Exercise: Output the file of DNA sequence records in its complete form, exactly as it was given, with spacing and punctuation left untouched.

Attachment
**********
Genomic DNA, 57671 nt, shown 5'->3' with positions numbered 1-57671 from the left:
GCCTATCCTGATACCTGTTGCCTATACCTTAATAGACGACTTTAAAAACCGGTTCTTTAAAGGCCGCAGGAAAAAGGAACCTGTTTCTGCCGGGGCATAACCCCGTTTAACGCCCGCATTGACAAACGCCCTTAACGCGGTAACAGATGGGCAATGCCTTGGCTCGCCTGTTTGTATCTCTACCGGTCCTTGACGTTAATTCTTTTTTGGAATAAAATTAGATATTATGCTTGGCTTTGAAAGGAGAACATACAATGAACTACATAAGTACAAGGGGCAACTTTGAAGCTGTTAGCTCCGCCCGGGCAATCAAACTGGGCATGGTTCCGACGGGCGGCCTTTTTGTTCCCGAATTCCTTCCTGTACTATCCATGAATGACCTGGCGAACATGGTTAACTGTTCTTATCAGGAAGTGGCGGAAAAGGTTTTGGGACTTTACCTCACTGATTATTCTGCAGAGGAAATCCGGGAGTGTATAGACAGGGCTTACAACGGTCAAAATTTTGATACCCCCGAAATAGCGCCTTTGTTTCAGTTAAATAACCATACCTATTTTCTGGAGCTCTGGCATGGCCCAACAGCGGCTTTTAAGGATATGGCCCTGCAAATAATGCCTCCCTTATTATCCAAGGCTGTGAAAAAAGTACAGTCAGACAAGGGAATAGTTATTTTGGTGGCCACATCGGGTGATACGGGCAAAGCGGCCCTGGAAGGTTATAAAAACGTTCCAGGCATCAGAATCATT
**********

Genomic DNA, 57671 nt, shown 5'->3' with positions numbered 1-57671 from the left:
GCCTATCCTGATACCTGTTGCCTATACCTTAATAGACGACTTTAAAAACCGGTTCTTTAAAGGCCGCAGGAAAAAGGAACCTGTTTCTGCCGGGGCATAACCCCGTTTAACGCCCGCATTGACAAACGCCCTTAACGCGGTAACAGATGGGCAATGCCTTGGCTCGCCTGTTTGTATCTCTACCGGTCCTTGACGTTAATTCTTTTTTGGAATAAAATTAGATATTATGCTTGGCTTTGAAAGGAGAACATACAATGAACTACATAAGTACAAGGGGCAACTTTGAAGCTGTTAGCTCCGCCCGGGCAATCAAACTGGGCATGGTTCCGACGGGCGGCCTTTTTGTTCCCGAATTCCTTCCTGTACTATCCATGAATGACCTGGCGAACATGGTTAACTGTTCTTATCAGGAAGTGGCGGAAAAGGTTTTGGGACTTTACCTCACTGATTATTCTGCAGAGGAAATCCGGGAGTGTATAGACAGGGCTTACAACGGTCAAAATTTTGATACCCCCGAAATAGCGCCTTTGTTTCAGTTAAATAACCATACCTATTTTCTGGAGCTCTGGCATGGCCCAACAGCGGCTTTTAAGGATATGGCCCTGCAAATAATGCCTCCCTTATTATCCAAGGCTGTGAAAAAAGTACAGTCAGACAAGGGAATAGTTATTTTGGTGGCCACATCGGGTGATACGGGCAAAGCGGCCCTGGAAGGTTATAAAAACGTTCCAGGCATCAGAATCATT